Saturday 26 Sep, 2020

Starting at 9am

Etc Venues

One Drummond Gate, Victoria, London SW1V 2QQ

I used to think I was indecisive but now I’m not so sure…

Or: why it’s good to be able to change your mind in digital analytics

Campaign attribution is a surprisingly complex area. The basic concept seems pretty straightforward: work out which of my marketing campaigns are driving conversions, so I can do a cost-benefit analysis of my promotional spend. I can run a simple off-the-shelf “last click attribution” report and get an answer. But is it the right answer? What about first click? Or weighted click..? The more you think about the problem, the more complex it becomes.

I’ve been helping out on a campaign attribution project for one of our iJento clients that had an additional source of complexity. Our client sells an expensive, high consideration product. Visitors typically carry out online research, including generating a personalised quote, and then may purchase either online or offline. So we had several different scenarios to consider:

  1. A person purchases online. That’s valuable.
  2. A person gets a quote online without purchasing. Less valuable, but still good – they may convert offline.
  3. A person gets a quote online, and then (later) purchases online. That has exactly the SAME value as the person who purchases without a quote.

So in other words, our attribution model needs to ignore quotes when they are followed by purchases, but assign value to quotes that are NOT followed by a purchase.

It gets more subtle: a visitor who gets TWO quotes is actually LESS valuable than a visitor who only gets one quote – because a visitor like that is likely to be comparison shopping and so less likely to convert.

It was a fun intellectual challenge to build all of this complexity into a good attribution model. But when I reflected on the work we’d done, one practical aspect struck me: we kept changing our minds about things.

Perhaps I should put that a different way: we took an iterative approach to the attribution model. We started with some scoping questions: how long are buying cycles? (It turned out: some people buy very quickly, and other people spend a LONG time researching. This was important! A simple “average length of buying cycle” would have been very misleading.) How many quotes do people get before they purchase? (Some people get multiple quotes, and they behave differently from people who get single quotes.)

Then we moved on to some trial-and-error about the attribution model itself: armed with the answers to our scoping questions, we experimented with different business logic about what value to assign to each individual visitor.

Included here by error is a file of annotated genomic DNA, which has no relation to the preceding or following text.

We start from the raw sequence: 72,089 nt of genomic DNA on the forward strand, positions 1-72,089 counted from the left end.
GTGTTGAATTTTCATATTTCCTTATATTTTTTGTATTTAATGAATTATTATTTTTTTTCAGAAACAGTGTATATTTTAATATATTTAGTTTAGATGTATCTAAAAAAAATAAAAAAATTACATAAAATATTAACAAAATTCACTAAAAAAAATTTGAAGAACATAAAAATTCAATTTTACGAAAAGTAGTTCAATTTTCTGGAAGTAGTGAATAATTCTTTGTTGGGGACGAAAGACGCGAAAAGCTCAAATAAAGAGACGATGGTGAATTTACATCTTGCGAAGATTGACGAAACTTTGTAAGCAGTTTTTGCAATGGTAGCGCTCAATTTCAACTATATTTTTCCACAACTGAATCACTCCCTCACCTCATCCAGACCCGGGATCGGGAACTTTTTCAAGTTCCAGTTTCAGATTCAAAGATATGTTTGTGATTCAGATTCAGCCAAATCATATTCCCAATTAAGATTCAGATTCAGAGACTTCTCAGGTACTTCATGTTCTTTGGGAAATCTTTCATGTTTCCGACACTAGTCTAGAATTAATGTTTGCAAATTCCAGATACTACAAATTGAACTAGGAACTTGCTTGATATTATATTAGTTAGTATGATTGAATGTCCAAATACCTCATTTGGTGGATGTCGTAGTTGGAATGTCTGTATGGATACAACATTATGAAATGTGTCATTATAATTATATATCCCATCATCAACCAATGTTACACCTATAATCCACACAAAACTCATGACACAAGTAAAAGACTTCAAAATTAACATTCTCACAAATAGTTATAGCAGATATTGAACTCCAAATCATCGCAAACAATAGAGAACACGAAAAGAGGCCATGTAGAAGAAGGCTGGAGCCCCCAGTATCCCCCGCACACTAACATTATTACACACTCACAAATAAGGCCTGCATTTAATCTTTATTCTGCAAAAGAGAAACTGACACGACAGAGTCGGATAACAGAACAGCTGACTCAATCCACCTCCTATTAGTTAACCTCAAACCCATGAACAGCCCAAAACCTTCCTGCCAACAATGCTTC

At each step we were looking at the data, running some analysis and learning a bit more about how to build our attribution model. We started with some simple business logic for attribution and we progressively refined it, each time using the data as a guide. The end result is a robust model, fine-tuned to this particular client’s business, that gives a far more accurate picture of campaign cost-benefit than any off-the-shelf attribution model could ever have done.

I didn’t keep count, but at a guess we went through 15 or 20 iterations in this process, each time trying out different cuts of the data or different business logic for attribution. The start point was mediocre. Each iteration gave us a better model. The end result was awesome.

The moral of the story: it’s good to change your mind.

We were only able to do this project because we had the right tools. One of the compelling advantages of a data warehouse over the standard digital analytics reporting tools is that it supports exactly this type of iterative analysis. If we’d been working with an aggregate reporting system, many of the iterations of our model would have required tag changes. It would have taken years to iterate the model in the way we did – each change to business logic needs a tag change, each tag change needs a few months to collect enough data… Not practical. With our data warehouse, we were able to reanalyse historical data at will. So our 15-20 iterations took about a week in total. (They could have gone faster if our brains were faster! But sometimes you need some thinking time between iterations.)

So perhaps I should say: it’s good to be able to change your mind. With the right tools, iterative analysis is a breeze, and you can’t beat the feeling of an awesome final result.

iJento at MeasureCamp

A few words on MeasureCamp to wrap up…

I’m really excited about the grass-roots digital analytics community in London, and proud that iJento is sponsoring MeasureCamp. I’ll be at the event all day with some of my iJento colleagues. Please come to our stand and say hello.

Also, Chiin Tan from iJento client is speaking with me about multichannel analytics – we have some really interesting stories to share, do come along.

Finally, we’ll be glad to buy you all a drink at the after party (unless we change our minds 😉 ).

Author: John Woods
Position: Founder & CTO, iJento

iJento is a MeasureCamp Gold Sponsor. As John has said, come and say hello at MeasureCamp (or the after party) or they can be found at